Determining a Physical Presence
For any e-business, an important part of getting a handle on when and where to collect and remit sales taxesFor any e-business, an important part of getting a handle on when and where to collect and remit sales taxes on online sales is determining the states in which it has nexus, or a physical presence. Answering that question can be tricky, though. For one thing, each state defines nexus differently. For another, as e-business models rapidly change, becoming more tightly integrated with brick-and-mortar business, e-commerce companies may soon find they have nexus in far more states than they used to. Take online bookseller barnesandnoble.com, for example. The site, based in New York, was originally set up as a legally separate company from the brick-and-mortar entity, Barnes & Noble Inc., also in New York. So, even though Barnes & Noble, with 520 physical stores across the nation, clearly has nexus in most states, the online entity only had to collect and remit taxes on purchases in the states in which it considered itself to have nexus. According to a barnesandnoble. com representative, those states are New York (barnesandnoble. coms headquarters), New Jersey (its distribution center), and Virginia and Nevada (where it has Web servers).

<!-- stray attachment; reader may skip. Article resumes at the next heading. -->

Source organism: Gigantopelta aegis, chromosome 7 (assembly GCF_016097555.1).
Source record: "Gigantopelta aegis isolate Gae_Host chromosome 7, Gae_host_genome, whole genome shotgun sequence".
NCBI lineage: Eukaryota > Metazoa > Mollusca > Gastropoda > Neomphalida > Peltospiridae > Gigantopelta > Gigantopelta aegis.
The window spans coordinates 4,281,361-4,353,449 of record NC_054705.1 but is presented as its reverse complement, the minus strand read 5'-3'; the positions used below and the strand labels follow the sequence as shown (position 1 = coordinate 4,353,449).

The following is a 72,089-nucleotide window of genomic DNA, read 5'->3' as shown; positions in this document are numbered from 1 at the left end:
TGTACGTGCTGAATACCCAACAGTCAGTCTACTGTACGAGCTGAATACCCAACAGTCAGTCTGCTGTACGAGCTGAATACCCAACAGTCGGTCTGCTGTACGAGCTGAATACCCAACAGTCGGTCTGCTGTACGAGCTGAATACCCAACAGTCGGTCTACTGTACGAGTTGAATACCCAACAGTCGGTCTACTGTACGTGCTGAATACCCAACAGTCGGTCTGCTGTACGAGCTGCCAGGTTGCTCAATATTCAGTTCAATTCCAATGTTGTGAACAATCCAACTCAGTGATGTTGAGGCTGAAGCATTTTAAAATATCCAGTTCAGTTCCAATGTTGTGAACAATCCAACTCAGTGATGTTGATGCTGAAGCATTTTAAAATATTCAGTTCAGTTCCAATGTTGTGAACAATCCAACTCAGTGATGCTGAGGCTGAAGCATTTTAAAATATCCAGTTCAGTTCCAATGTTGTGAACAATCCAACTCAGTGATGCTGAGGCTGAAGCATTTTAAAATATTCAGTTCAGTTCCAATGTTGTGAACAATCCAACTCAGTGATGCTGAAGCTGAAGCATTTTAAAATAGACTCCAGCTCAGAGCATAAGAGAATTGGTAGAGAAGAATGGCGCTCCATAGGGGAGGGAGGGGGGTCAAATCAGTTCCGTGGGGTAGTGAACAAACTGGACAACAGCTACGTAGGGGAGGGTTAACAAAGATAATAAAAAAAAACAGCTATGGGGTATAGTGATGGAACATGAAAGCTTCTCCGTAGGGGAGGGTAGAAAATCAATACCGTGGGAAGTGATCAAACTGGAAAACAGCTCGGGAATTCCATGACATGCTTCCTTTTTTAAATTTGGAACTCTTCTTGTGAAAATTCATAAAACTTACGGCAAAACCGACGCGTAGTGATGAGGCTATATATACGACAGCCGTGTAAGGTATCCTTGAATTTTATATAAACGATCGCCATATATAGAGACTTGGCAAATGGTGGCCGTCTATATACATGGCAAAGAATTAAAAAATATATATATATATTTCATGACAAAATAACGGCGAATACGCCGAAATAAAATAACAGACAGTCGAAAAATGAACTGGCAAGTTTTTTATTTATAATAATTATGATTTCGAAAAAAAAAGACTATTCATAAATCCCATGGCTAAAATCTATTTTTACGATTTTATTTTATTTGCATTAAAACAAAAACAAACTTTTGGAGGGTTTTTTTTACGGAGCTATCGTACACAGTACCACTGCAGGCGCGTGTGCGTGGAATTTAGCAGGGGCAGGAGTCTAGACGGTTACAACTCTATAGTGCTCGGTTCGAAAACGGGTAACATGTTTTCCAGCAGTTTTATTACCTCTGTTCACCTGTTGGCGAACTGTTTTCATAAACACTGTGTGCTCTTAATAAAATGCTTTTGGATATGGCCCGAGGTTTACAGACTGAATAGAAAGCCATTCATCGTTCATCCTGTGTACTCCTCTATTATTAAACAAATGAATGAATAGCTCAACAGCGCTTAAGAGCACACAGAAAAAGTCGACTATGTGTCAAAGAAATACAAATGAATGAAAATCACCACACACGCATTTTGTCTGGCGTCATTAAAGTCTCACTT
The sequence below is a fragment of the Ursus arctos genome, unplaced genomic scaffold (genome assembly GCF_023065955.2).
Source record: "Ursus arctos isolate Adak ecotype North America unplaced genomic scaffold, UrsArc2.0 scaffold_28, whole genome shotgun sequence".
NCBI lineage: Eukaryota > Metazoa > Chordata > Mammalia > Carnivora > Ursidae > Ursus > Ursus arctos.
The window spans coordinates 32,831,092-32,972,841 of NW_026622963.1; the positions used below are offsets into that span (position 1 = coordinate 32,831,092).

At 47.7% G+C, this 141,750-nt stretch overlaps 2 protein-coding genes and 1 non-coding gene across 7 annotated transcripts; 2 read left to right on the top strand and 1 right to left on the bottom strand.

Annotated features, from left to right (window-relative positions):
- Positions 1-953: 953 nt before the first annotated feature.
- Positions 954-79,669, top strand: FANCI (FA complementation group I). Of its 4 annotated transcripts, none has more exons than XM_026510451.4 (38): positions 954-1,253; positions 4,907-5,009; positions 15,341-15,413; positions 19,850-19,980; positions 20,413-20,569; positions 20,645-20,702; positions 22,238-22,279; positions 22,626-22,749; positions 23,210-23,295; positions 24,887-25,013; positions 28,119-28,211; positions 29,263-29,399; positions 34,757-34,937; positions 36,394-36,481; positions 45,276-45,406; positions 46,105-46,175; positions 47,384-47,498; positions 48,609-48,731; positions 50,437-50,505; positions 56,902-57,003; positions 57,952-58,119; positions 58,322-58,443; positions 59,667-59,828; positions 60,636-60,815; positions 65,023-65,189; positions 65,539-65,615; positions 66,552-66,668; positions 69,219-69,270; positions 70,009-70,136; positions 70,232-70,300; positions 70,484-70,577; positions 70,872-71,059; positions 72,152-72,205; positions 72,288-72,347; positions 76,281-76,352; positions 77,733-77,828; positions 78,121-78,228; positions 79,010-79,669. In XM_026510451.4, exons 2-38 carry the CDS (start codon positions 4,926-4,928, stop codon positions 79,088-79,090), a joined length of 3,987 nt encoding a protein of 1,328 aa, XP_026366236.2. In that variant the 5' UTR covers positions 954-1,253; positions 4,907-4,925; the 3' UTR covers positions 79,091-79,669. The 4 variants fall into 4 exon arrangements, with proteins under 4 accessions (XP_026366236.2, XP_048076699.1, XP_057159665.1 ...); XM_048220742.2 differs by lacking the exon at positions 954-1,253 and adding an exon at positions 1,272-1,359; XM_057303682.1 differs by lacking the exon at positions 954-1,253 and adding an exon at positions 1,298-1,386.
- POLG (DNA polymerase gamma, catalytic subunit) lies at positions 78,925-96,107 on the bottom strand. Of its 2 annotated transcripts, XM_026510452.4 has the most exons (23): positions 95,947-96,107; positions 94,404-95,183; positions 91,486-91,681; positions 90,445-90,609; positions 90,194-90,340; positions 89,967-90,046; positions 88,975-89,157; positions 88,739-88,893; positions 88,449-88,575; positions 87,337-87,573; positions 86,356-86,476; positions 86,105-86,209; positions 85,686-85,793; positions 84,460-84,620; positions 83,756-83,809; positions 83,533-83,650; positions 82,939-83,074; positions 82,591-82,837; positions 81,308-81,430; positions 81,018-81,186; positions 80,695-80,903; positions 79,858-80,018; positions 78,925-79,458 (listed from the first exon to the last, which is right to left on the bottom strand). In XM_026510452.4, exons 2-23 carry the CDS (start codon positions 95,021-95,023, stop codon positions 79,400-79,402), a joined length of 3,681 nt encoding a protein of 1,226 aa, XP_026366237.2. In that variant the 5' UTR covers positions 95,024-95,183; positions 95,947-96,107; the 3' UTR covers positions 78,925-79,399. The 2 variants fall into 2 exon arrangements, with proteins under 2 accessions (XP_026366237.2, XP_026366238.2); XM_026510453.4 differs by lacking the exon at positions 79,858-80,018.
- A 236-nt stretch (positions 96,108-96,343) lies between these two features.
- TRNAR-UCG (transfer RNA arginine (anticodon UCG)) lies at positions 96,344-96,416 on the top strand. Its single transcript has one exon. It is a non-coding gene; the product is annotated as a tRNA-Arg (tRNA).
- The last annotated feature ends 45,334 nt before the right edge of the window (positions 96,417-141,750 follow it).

Even though customers can currently return merchandise purchased online to any of Barnes & Nobles physical stores across the nation, this doesnt change where the barnesandnoble.com company has nexus, company officials said. Thats because online customers returning merchandise at Barnes & Noble stores can receive only store credit for the return, not a cash or credit card refund.